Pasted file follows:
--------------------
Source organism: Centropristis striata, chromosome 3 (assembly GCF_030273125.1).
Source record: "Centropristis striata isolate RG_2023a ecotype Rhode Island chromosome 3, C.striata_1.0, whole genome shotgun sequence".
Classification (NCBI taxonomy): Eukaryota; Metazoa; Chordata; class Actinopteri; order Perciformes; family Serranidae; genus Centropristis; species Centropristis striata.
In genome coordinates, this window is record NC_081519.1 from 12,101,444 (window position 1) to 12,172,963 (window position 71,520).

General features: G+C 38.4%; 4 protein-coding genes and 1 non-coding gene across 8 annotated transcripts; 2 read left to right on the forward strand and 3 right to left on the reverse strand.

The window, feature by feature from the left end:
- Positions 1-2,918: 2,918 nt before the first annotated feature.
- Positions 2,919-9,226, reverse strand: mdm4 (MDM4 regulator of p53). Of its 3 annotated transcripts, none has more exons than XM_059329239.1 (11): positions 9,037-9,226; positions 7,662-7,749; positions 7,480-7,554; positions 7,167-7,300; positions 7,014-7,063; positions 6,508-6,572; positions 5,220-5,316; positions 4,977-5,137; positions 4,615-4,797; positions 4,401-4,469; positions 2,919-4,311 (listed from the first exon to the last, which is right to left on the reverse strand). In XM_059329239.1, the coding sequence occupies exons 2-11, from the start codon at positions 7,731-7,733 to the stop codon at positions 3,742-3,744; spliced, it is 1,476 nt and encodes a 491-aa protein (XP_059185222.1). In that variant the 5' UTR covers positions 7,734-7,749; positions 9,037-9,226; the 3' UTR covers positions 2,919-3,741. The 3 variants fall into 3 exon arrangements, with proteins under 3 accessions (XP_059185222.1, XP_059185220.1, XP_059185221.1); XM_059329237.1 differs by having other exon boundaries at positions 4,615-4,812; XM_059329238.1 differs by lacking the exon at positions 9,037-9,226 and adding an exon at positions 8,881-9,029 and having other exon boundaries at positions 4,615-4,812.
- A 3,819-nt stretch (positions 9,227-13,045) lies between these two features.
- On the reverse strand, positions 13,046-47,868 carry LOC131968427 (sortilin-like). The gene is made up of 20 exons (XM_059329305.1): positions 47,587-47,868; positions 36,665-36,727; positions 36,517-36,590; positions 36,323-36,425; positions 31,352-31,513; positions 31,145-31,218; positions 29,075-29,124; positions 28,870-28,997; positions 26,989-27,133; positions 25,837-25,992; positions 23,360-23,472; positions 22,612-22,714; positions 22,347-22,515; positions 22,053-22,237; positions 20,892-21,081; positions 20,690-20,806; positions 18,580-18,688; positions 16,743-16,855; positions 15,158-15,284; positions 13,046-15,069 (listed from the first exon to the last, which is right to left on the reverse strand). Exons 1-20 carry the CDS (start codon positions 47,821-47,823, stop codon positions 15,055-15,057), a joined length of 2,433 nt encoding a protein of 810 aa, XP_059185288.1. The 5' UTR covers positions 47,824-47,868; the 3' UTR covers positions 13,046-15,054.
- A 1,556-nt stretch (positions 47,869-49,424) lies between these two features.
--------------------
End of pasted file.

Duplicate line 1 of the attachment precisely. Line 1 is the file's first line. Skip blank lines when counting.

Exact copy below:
Source organism: Centropristis striata, chromosome 3 (assembly GCF_030273125.1).